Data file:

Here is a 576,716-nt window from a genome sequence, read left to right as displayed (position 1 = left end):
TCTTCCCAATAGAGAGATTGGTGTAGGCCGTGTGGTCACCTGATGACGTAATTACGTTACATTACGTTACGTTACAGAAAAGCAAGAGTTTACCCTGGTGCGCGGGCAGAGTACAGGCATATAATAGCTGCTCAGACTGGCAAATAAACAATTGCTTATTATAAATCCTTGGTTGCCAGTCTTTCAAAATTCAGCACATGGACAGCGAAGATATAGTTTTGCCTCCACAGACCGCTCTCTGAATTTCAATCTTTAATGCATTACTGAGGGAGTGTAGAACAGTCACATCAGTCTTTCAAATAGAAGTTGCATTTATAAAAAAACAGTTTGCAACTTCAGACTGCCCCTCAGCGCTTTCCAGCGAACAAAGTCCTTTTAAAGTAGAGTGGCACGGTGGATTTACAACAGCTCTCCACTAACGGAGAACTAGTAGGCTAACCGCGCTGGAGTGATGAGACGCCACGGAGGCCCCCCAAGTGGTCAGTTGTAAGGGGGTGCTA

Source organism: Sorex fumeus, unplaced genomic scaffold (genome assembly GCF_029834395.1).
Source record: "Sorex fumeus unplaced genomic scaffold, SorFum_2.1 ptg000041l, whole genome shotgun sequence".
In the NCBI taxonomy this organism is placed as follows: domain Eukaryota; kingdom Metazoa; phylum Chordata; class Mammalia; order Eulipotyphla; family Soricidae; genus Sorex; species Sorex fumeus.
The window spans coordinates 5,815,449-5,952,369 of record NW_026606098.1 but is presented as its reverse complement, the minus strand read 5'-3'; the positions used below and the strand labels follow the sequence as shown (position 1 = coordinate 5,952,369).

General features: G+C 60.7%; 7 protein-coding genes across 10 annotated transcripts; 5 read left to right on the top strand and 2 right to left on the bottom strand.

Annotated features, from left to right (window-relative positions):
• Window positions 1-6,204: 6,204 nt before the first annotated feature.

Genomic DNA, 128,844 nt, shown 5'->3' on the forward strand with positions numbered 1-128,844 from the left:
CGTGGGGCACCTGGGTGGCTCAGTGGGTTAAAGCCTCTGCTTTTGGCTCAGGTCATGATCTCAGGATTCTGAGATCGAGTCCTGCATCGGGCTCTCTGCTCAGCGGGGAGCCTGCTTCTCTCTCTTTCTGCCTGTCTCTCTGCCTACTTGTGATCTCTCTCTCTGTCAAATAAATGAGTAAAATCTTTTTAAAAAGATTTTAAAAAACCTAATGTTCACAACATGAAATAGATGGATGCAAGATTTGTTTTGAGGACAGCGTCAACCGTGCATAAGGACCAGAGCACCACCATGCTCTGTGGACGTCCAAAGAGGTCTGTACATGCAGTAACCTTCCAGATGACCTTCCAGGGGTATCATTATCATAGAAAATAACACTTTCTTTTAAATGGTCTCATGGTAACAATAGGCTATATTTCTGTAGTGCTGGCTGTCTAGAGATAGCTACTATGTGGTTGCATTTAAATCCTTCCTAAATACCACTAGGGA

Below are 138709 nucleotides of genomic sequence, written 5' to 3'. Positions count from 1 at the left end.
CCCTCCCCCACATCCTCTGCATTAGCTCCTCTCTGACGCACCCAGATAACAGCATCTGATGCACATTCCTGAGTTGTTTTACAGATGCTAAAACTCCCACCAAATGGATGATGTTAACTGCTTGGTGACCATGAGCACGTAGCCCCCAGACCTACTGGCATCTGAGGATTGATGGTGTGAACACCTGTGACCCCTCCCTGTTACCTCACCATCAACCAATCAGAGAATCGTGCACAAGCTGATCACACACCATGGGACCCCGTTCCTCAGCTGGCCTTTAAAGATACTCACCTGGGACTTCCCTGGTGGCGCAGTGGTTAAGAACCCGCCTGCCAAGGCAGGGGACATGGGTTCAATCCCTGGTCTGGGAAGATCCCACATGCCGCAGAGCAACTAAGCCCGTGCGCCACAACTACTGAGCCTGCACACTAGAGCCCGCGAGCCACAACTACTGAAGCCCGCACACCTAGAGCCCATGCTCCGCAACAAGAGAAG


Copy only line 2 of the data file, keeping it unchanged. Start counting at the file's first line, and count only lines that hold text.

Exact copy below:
TCTTCCCAATAGAGAGATTGGTGTAGGCCGTGTGGTCACCTGATGACGTAATTACGTTACATTACGTTACGTTACAGAAAAGCAAGAGTTTACCCTGGTGCGCGGGCAGAGTACAGGCATATAATAGCTGCTCAGACTGGCAAATAAACAATTGCTTATTATAAATCCTTGGTTGCCAGTCTTTCAAAATTCAGCACATGGACAGCGAAGATATAGTTTTGCCTCCACAGACCGCTCTCTGAATTTCAATCTTTAATGCATTACTGAGGGAGTGTAGAACAGTCACATCAGTCTTTCAAATAGAAGTTGCATTTATAAAAAAACAGTTTGCAACTTCAGACTGCCCCTCAGCGCTTTCCAGCGAACAAAGTCCTTTTAAAGTAGAGTGGCACGGTGGATTTACAACAGCTCTCCACTAACGGAGAACTAGTAGGCTAACCGCGCTGGAGTGATGAGACGCCACGGAGGCCCCCCAAGTGGTCAGTTGTAAGGGGGTGCTA